What makes a city ruined by crime if its most effective strategy against armed violence has also fueled accusations of abuse and corruption?
The answer, in Baltimore, is to try again ─ but this time, with more care.
Frustrated by the city's stubbornly high homicide rate ─ including a record setting of 2017 ─ Mayor Catherine Pugh fired her police commissioner on Friday and replaced him with a Baltimore policeman who promised to expand the previous efforts of " police surveillance ".  Rates of killings per 100,000 people last year in selected cities ” title=””/>
Baltimore, along with many other US cities, has a complicated relationship with tactics, that involves flooding-crime neighborhoods with officers who focus on the most violent or chronic offenders. It has been shown to curb armed violence, but at a high price.
The Baltimore version of the hot spots police has forced the city to reach costly settlements with people claiming violations of their civil rights, as documented by The Baltimore Sun. One unit, called the Gunfight Task Force, turned out to be corrupt. And a detective who planned to testify against members of that unit was shot dead in November. That case remains unsolved.
Related: Baltimore Detective Sean Suiter dead one day before testimony in case of police corruption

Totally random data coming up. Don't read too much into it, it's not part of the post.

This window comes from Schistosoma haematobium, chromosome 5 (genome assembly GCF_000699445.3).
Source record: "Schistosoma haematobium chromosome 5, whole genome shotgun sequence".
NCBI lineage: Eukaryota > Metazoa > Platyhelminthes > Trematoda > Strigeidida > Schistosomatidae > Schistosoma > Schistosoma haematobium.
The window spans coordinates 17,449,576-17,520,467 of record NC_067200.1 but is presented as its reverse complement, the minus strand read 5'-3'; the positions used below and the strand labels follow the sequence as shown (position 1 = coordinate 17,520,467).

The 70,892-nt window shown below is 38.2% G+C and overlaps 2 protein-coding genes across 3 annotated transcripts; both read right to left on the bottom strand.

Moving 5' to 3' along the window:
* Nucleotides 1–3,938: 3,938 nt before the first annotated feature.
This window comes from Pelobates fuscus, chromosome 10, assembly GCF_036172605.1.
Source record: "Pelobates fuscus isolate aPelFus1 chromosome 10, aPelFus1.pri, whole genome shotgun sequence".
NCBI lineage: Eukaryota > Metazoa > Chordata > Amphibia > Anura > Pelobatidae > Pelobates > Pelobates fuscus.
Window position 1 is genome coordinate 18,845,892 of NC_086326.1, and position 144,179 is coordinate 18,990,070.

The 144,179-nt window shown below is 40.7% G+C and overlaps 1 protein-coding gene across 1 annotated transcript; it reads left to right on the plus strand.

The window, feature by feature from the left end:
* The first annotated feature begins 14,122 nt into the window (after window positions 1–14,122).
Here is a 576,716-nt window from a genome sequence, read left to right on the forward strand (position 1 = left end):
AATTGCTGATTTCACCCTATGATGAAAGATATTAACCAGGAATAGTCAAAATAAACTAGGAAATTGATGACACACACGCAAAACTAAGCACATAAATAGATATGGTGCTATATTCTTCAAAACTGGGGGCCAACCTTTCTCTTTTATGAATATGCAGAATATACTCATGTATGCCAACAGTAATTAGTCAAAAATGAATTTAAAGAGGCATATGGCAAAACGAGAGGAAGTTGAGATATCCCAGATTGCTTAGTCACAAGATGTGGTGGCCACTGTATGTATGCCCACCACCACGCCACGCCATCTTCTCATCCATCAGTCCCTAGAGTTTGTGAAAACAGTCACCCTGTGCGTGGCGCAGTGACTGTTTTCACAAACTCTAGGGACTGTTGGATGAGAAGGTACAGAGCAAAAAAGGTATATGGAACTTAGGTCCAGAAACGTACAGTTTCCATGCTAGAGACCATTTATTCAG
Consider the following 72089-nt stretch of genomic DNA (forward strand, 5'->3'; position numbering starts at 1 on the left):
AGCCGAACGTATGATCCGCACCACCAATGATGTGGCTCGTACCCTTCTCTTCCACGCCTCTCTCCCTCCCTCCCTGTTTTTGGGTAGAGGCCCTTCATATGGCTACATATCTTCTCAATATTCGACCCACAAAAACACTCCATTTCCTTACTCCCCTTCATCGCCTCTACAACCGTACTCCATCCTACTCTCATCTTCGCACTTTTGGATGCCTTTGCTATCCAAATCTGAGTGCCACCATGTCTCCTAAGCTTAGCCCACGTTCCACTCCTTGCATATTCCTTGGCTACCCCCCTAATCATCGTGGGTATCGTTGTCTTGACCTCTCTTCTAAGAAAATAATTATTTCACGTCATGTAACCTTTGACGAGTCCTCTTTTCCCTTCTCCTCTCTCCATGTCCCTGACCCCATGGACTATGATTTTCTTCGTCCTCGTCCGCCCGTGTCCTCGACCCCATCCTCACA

But in his new emphasis on police surveillance, Baltimore is being watched by the federal government. The police department, under threat of a civil rights complaint by the Department of Justice, promised to change the way it operates, as a result of an investigation that began with the death of Freddie Gray in April 2015 for injuries suffered while he was in police custody. The death of Gray unleashed riots in the city, which were followed by a federal investigation documenting a pattern of unconstitutional arrests and searches that eroded trust in neighborhoods suffering the worst violence.
After consulting with the Department of Justice, Pugh said he hired a modern-day police guru: Sean Malinowski, a Los Angeles Police Department Commander who advises cities on high-tech policing techniques, including the use of "nerve centers" based on equipped precincts with software that helps officers predict where the shots will occur. That approach has been credited with the long-term fall of the Los Angeles crimes and the recent crime reductions in some of Chicago's troubled neighborhoods.
This strategy is a modern iteration of the hot-spot policy type that became popular during the 1980s, with officers plotting crimes with pins on maps, and expanded in the 1990s and 2000s with computerized crime analysis programs Compstat. With advances in technology came the use of predictive surveillance software. Current versions, including those by Malinowski, are based on the rapid analysis of criminal data, along with the use of surveillance cameras and sensors that alert the police to the sound of the shots and the downloading of that information to the telephones. smart of the officers.
Related: Trump's objections do not stop the Baltimore police review after the death of Freddie Gray